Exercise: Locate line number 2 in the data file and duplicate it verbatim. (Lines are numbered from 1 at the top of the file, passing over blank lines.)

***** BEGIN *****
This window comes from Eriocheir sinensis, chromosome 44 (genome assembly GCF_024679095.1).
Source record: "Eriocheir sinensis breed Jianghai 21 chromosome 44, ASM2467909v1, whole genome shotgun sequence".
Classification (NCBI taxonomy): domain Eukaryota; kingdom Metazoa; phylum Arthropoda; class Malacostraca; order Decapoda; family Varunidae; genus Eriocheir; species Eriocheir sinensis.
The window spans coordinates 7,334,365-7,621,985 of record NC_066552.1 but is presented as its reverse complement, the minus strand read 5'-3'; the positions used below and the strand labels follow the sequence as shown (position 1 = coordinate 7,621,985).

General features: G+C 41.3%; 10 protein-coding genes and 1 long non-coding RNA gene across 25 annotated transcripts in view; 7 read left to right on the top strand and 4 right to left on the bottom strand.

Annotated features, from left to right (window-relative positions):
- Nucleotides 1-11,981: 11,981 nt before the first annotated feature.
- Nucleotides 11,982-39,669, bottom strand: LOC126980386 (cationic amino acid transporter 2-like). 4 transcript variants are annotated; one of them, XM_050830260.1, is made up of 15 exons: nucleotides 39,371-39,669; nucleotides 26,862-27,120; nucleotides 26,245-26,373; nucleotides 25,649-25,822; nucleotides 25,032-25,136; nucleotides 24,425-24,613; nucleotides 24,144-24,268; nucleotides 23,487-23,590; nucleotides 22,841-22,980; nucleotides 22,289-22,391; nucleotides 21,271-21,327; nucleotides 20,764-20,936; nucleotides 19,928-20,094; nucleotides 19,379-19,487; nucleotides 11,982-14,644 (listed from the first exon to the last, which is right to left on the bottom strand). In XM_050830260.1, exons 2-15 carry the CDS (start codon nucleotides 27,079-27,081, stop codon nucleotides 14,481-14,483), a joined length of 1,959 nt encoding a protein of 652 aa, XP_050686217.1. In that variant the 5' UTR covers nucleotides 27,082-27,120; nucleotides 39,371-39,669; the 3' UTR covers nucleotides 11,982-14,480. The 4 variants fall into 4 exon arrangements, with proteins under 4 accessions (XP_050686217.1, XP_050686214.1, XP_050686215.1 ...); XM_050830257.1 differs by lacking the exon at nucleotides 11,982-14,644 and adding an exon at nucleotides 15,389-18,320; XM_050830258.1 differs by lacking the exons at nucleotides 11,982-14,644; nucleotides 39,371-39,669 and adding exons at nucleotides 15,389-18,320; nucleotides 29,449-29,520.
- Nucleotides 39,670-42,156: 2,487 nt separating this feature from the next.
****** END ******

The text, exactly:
Source record: "Eriocheir sinensis breed Jianghai 21 chromosome 44, ASM2467909v1, whole genome shotgun sequence".